In the interest of open discussion in the classroom, I would rather expose the closet white supremacist in the classroom who thinks Hitler was a dynamic leader, or the bigoted student who thinks it is "OK" to condone physical abuse of homosexuals, or the student who just naturally and uncritically assumes that boys are better than girls in school.  I would rather encounter those sentiments in open discussion, versus driving them further underground.  As long as the discussions were civil and conducted with respect, I would not try to censor them in an effort to be politically correct. 

That is not to say that I disagree that words have power, or that words belie potential action (Andrews, 1996).  On the contrary, it is out of respect for words, and recognition that words and concepts can change ,that I would allow discussion on potentially taboo subjects.  These discussions are uncomfortable, and as a white, privileged male, I cannot begin to grasp the breadth of sentiments deeply held, or their profound ugliness to certain segments of our diverse society.  However I would not wink at a euphemistic replacement for the offensive term.  My counterproposition to these beliefs would be the golden rule, that we fundamentally should treat others as we would like to be treated.  That equity combined with the power of free inquiry and free society will cause these ideas to fall flat under greater scrutiny. Muzzling them is not good for the classroom and not good for society.

Personally, I counter all hate speech with "love speech", namely the two greatest commandments. Jesus says: "love the Lord your God with all your heart, soul, mind and strength, and love your neighbor as yourself."

B] What are the negative aspects of being politically correct in our position as teacher?

As mentioned above, enforcing political correctness for ourselves as educators and students in the classroom tends to stifle dissent or differing opinion that could be instructional. In the realm of moral education Plantinga (1995) points out the inherent weakness of political correctness when it comes to values.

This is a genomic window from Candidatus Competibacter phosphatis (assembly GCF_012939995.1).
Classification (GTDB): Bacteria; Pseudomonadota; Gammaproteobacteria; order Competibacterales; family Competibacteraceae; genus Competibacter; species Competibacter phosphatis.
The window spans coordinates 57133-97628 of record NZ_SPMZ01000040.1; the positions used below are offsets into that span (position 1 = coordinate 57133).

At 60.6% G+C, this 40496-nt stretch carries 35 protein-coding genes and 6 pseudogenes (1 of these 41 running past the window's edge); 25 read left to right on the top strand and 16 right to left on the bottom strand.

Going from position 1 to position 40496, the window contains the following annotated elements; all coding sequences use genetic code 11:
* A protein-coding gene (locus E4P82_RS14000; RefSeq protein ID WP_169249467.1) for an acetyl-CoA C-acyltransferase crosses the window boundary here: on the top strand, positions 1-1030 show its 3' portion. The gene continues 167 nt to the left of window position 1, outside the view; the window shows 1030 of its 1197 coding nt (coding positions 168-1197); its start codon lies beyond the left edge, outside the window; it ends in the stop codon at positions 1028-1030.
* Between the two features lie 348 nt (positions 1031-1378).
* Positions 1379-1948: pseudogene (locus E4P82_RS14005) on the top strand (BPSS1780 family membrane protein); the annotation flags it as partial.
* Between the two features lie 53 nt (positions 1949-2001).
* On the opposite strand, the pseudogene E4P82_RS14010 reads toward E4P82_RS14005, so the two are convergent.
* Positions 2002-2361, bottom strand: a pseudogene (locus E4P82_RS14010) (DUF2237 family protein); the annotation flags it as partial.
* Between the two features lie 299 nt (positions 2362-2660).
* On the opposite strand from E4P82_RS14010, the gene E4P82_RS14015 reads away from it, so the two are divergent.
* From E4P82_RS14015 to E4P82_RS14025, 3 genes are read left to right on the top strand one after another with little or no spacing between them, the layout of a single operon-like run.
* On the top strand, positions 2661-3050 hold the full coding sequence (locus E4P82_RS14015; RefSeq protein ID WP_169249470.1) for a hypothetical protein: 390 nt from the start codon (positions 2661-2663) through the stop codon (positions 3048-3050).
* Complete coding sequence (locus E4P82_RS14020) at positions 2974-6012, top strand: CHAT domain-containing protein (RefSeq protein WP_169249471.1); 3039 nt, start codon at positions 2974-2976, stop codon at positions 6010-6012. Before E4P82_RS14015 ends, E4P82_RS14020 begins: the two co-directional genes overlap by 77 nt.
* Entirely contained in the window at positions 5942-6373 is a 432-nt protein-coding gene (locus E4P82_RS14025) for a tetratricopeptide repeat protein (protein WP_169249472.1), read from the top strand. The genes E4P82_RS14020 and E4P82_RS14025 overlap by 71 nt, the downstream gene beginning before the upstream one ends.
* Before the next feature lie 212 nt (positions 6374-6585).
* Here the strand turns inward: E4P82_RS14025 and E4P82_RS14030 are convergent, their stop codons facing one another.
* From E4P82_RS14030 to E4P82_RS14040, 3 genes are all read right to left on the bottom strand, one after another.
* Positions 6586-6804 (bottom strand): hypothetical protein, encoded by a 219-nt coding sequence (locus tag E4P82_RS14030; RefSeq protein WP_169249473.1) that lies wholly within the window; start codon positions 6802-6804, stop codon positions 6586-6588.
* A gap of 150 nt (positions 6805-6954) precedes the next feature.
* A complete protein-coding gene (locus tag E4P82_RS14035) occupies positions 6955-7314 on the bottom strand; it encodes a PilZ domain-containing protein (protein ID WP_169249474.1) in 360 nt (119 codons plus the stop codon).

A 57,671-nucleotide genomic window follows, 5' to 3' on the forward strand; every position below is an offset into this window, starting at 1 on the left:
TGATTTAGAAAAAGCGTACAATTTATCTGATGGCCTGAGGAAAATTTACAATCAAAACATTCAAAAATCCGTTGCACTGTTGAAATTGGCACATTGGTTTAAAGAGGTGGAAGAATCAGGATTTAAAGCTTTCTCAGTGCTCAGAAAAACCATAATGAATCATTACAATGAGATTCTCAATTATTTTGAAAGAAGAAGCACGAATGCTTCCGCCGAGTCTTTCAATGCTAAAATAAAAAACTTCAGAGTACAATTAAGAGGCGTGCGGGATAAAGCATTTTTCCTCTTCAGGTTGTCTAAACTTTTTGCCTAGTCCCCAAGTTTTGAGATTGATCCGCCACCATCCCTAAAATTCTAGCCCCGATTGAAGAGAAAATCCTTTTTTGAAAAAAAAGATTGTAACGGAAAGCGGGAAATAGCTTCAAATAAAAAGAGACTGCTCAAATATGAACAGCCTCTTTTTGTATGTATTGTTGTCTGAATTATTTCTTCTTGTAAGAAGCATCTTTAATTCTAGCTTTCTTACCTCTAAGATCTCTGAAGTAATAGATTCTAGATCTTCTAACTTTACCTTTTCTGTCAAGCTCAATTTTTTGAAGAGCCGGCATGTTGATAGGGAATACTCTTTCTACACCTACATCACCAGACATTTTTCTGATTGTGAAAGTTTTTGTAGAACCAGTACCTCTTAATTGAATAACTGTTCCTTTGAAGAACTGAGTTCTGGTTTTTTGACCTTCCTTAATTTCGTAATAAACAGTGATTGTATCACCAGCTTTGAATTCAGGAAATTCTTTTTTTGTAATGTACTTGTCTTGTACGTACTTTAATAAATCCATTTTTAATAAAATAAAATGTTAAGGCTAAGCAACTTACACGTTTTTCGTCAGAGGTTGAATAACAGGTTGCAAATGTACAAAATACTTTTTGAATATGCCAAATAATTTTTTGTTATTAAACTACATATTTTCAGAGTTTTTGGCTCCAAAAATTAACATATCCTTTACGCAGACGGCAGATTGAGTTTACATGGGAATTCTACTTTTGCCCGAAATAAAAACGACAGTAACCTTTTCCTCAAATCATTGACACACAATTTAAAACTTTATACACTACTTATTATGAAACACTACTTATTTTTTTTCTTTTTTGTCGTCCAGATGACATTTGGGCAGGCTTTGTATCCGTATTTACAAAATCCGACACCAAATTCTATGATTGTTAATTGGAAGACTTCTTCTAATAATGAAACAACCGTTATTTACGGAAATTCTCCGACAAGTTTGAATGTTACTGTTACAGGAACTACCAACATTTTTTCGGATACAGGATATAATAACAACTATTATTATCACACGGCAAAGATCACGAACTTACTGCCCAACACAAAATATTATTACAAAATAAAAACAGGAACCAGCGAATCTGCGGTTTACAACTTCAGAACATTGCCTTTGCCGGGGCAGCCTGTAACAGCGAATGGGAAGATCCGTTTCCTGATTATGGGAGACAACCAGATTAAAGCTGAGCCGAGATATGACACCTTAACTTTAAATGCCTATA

To be sure, the politically correct … are still willing to make moral judgments — but only of those who make moral judgments. They say things like this: “It is always wrong to make moral judgments (Midgely 1991).”

C] What is the difference between being politically correct and culturally sensitive?

Political correctness implies subscription to an orthodoxy, i.e. some agreement on what terms and concepts are most acceptable.  Political correctness can often come at the expense of plain or easily understandable speech.  In contrast, a person that is culturally sensitive is characterized by an openness and awareness of social, racial, ethnic and class issues.

According to Google labs, the term “culturally sensitive” is gaining more usage in print. While it has not supplanted the term politically correct from 1980-2008 it is occurring almost as frequently as “politically correct”, especially if “culturally sensitive” is combined with “culturally competent”.  See Exhibit A.


Exhibit A.
Google Labs Books Ngram Viewer (2011)



Andrews, E. (1996). Cultural sensitivity and political correctness: The linguistic problem of naming. American Speech, 71(4), 389. Retrieved from EBSCOhost.

Google Labs Books Ngram Viewer. (2011) “politically correct” versus “culturally competent” versus “culturally sensitive”.  Retrieved January 20, 2011 from http://ngrams.googlelabs.com/graph?content=politically+correct%2Cculturally+sensitive%2Cculturally+competent&year_start=1980&year_end=2008&corpus=0&smoothing=1

Midgely, M. (1991).  Can’t we make moral judgements?  (p. x) New York:  St. Martin’s Press.

Plantinga, C. (1995). Not the Way It’s Supposed to Be: A Breviary of Sin. (pp. 100-101). Grand Rapids, MI: Wm. B. Eerdmans Publishing Co.

Poole, D. L. (1998, August). Politically Correct or Culturally Competent?. Health & Social Work. p. 163. Retrieved from EBSCOhost.

Wikipedia. (2011). Political correctness.   Retrieved January 18, 2011 from http://en.wikipedia.org/wiki/Political_correctness

bPortfolio Presentation, a Short Video

I made the following video using Powerpoint and Microsoft Lync.  It is 6 minutes instead of the requested 5 minutes, and has some background noise, but it is a pretty cool proof-of-concept.